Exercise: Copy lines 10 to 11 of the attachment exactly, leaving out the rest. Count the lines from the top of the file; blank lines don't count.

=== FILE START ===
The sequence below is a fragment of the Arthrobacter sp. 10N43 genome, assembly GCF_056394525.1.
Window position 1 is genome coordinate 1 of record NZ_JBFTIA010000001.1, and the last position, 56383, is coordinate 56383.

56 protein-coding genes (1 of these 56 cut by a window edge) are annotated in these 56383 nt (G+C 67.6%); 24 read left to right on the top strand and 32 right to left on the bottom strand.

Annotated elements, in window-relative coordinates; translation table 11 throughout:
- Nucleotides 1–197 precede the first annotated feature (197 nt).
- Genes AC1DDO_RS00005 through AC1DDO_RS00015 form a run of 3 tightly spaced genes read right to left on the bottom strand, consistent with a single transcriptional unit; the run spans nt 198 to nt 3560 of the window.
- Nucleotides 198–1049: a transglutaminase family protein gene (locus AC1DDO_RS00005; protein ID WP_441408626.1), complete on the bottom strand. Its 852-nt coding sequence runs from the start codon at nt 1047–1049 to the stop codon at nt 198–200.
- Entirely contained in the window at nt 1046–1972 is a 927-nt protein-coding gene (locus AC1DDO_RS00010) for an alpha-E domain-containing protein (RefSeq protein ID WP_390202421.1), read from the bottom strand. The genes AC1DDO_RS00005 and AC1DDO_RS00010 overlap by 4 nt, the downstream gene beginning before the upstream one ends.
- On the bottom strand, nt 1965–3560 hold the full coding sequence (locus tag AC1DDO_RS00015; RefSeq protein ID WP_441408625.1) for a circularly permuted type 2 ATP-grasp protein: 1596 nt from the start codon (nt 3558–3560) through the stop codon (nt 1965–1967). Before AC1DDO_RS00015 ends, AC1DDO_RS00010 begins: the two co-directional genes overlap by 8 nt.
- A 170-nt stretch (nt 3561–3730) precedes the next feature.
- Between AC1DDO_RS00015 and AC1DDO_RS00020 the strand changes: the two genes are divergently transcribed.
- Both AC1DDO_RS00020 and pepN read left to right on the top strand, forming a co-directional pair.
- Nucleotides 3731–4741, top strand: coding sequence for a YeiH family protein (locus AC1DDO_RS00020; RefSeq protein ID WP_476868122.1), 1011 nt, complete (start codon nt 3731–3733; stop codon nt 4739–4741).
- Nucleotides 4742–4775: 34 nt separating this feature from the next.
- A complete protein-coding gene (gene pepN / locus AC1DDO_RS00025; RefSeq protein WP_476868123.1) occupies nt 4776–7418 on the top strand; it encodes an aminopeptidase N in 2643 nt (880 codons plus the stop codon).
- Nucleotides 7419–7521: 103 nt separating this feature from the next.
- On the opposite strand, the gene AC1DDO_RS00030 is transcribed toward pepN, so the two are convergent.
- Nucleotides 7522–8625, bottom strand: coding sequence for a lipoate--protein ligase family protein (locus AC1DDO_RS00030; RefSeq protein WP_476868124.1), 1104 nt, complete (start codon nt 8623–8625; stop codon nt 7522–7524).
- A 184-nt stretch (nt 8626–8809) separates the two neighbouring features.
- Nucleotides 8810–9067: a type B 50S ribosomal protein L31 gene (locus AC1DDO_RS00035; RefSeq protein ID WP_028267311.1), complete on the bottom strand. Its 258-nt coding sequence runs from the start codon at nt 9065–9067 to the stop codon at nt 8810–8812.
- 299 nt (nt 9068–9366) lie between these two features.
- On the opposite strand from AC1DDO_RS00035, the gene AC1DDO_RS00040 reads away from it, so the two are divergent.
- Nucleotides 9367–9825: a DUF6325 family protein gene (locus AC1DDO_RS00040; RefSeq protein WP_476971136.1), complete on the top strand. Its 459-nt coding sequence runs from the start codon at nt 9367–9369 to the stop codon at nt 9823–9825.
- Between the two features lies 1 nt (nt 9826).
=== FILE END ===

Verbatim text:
- A 170-nt stretch (nt 3561–3730) precedes the next feature.
- Between AC1DDO_RS00015 and AC1DDO_RS00020 the strand changes: the two genes are divergently transcribed.